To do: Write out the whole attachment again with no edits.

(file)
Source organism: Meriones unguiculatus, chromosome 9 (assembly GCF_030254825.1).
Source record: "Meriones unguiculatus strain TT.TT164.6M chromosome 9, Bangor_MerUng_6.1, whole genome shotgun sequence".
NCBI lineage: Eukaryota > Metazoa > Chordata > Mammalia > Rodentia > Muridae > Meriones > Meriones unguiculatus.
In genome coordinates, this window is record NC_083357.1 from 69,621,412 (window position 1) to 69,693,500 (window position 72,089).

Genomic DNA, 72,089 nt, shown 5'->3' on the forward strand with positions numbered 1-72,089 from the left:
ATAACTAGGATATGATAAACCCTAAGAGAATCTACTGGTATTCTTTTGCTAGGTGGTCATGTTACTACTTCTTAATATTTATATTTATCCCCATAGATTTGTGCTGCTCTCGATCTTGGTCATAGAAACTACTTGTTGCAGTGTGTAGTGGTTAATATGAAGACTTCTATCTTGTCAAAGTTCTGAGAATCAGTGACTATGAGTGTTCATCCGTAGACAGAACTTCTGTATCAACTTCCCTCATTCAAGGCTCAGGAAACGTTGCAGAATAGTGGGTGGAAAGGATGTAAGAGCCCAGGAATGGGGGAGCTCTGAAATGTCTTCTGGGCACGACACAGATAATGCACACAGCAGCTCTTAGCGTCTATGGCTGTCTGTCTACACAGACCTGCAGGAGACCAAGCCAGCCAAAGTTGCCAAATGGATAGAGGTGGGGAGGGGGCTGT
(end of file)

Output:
Source organism: Meriones unguiculatus, chromosome 9 (assembly GCF_030254825.1).
Source record: "Meriones unguiculatus strain TT.TT164.6M chromosome 9, Bangor_MerUng_6.1, whole genome shotgun sequence".
NCBI lineage: Eukaryota > Metazoa > Chordata > Mammalia > Rodentia > Muridae > Meriones > Meriones unguiculatus.
In genome coordinates, this window is record NC_083357.1 from 69,621,412 (window position 1) to 69,693,500 (window position 72,089).

Genomic DNA, 72,089 nt, shown 5'->3' on the forward strand with positions numbered 1-72,089 from the left:
ATAACTAGGATATGATAAACCCTAAGAGAATCTACTGGTATTCTTTTGCTAGGTGGTCATGTTACTACTTCTTAATATTTATATTTATCCCCATAGATTTGTGCTGCTCTCGATCTTGGTCATAGAAACTACTTGTTGCAGTGTGTAGTGGTTAATATGAAGACTTCTATCTTGTCAAAGTTCTGAGAATCAGTGACTATGAGTGTTCATCCGTAGACAGAACTTCTGTATCAACTTCCCTCATTCAAGGCTCAGGAAACGTTGCAGAATAGTGGGTGGAAAGGATGTAAGAGCCCAGGAATGGGGGAGCTCTGAAATGTCTTCTGGGCACGACACAGATAATGCACACAGCAGCTCTTAGCGTCTATGGCTGTCTGTCTACACAGACCTGCAGGAGACCAAGCCAGCCAAAGTTGCCAAATGGATAGAGGTGGGGAGGGGGCTGT